Killing of Filipino environmentalists 'results in ecological damage'

Report estimates total damages would amount to about US$19 billion annually
Killing of Filipino environmentalists 'results in ecological damage'

Students take part in a worldwide climate rally at the University of the Philippines' campus in Manila on Sept. 20, 2019. They demanded that adults take action to stave off environmental disaster. (Photo: Ted Aljibe/AFP)

The killings of environmental defenders in the Philippines has resulted in ecological damage that will cost about one trillion pesos (US$19 billion) a year, according to a report from an environmental group.

The report from the Kalikasan People’s Network for the Environment noted that crackdowns against environment activists in recent years has resulted in "extensive ecological risks."

The report was submitted to the United Nations Office of the High Commissioner on Human Rights this week.

It added that at least 19,498 environmental defenders were subjected to "a wide range of human rights abuses" in the Philippines during the administration of President Rodrigo Duterte.

"This crackdown threatens to open up 6.2 million hectares of critical landscapes and seascapes under the protection of defenders from extractive and destructive interests," said Clemente Bautista Jr., international network coordinator of Kalikasan.

According to the report, a rough estimate of the total damage would amount to about 1.04 trillion pesos annually, or equivalent to 28 percent of the country’s national budget in 2019.

Among the areas listed as facing threats are the Pantaron Mountain Range in Mindanao and the protected areas of El Nido-Taytay and Victoria-Anepahan on the island of Palawan.

The report recorded 19,178 people affected by forced evacuation spurred by military operations in resource conflict areas.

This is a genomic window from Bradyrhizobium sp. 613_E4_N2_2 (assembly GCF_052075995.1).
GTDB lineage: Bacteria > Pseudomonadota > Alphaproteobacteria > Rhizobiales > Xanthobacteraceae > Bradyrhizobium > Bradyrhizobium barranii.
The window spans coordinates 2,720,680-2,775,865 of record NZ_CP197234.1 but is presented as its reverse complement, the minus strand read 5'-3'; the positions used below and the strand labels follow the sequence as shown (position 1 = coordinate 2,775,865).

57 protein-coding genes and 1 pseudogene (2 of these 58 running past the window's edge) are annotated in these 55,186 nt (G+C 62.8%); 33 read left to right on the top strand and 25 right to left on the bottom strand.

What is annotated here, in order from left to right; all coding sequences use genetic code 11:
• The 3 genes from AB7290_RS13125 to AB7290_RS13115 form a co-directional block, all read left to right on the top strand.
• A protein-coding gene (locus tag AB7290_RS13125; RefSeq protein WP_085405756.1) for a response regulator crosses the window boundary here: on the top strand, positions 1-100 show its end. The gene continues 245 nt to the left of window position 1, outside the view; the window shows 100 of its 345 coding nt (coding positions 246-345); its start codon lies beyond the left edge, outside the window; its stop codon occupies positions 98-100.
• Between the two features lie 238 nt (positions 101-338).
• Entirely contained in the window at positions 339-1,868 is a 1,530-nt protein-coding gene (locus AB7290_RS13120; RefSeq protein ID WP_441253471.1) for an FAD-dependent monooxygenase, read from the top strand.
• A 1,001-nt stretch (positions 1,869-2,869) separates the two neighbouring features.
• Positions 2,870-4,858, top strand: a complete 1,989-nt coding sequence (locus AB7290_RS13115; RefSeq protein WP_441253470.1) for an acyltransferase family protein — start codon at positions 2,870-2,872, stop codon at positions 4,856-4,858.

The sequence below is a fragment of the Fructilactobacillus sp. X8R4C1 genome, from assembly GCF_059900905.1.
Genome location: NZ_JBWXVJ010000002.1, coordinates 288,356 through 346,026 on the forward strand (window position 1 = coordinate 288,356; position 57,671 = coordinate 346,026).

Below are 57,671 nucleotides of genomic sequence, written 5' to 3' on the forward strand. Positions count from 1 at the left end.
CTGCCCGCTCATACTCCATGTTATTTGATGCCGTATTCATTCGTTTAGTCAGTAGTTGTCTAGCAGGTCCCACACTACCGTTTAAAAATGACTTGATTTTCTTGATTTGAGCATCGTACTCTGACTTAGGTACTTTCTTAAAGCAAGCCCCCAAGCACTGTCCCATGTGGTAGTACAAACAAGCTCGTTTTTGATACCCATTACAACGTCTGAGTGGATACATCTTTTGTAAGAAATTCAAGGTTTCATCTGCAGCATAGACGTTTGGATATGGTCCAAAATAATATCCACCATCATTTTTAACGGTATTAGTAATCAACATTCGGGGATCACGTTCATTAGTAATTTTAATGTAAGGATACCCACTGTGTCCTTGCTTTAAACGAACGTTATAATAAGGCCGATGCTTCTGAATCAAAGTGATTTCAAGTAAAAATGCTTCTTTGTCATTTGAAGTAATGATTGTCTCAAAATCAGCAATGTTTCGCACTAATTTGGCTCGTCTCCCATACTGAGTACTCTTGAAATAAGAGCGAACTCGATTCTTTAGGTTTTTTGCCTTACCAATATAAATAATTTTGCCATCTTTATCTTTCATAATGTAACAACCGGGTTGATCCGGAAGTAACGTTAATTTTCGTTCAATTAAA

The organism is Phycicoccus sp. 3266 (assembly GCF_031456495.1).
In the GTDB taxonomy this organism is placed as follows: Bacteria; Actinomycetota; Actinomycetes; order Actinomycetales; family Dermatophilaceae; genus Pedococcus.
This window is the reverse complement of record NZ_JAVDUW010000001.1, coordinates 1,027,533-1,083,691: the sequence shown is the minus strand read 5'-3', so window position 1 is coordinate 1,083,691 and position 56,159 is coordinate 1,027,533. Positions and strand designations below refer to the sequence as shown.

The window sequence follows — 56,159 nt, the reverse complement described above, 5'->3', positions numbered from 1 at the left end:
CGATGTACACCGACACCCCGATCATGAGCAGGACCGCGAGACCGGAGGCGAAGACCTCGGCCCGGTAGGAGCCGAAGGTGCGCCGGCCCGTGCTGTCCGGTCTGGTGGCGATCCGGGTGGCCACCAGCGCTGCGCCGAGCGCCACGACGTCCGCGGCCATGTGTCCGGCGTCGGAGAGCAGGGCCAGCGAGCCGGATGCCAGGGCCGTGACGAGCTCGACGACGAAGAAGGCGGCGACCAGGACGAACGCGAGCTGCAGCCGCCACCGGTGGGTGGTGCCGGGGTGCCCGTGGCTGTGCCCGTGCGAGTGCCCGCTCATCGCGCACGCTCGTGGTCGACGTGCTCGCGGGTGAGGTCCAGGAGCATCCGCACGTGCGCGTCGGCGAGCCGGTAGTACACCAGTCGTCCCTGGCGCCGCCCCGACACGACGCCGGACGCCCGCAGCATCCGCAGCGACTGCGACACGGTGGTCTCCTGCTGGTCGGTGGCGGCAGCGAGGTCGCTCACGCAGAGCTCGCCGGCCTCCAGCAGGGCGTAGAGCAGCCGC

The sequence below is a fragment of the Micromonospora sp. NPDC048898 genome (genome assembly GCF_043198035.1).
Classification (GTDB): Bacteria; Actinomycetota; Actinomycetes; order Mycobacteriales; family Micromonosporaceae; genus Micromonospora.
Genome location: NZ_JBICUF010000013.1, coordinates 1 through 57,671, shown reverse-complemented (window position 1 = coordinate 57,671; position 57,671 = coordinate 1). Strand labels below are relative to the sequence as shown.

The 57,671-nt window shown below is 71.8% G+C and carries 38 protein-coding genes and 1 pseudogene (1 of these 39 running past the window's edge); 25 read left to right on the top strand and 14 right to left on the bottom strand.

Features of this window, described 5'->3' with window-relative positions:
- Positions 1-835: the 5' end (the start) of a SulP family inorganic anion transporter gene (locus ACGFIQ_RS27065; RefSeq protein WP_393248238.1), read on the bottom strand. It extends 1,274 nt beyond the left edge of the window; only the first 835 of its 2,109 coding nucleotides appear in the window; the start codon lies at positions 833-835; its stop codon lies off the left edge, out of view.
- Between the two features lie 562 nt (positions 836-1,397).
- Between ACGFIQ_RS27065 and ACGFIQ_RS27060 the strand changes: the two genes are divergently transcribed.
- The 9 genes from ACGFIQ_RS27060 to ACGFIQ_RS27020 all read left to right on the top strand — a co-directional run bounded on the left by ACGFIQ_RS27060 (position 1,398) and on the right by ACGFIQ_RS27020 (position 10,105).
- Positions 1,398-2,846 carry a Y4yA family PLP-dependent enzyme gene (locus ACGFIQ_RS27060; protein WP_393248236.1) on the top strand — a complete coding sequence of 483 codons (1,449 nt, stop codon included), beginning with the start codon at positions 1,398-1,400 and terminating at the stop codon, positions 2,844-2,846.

At least 106 people were reported to have been illegally arrested and 46 others included in terror listings from July 1, 2016, to Dec. 31, 2019.

The sharper end of the violations recorded were 11 victims of enforced disappearance and 157 victims of extrajudicial killings.

The pro-environment group noted that rights abuses were driven by economic policies on mining, agribusiness, forestry and other industries.

It added that internal security measures have functioned as an "investment guarantee" for various big business projects.

Kalikasan called on the United Nations to consider initiating a fact-finding mission to look into the situation in conflict areas and formulate resolutions to alleviate the "national human rights crisis."

In December, the organization reported that 46 environmental defenders in the Philippines were killed in 2019. The group documented 30 deaths in 2018.

The Philippines was the deadliest country in the world for environmental and land defenders in 2018, according to a report published by international rights watchdog Global Witness in July 2019.

In 2018, Duterte signed an order which directed the deployment of more troops to several provinces to combat the spread of a communist insurgency. He also created the National Task Force to End Local Communist Armed Conflict through an executive order.

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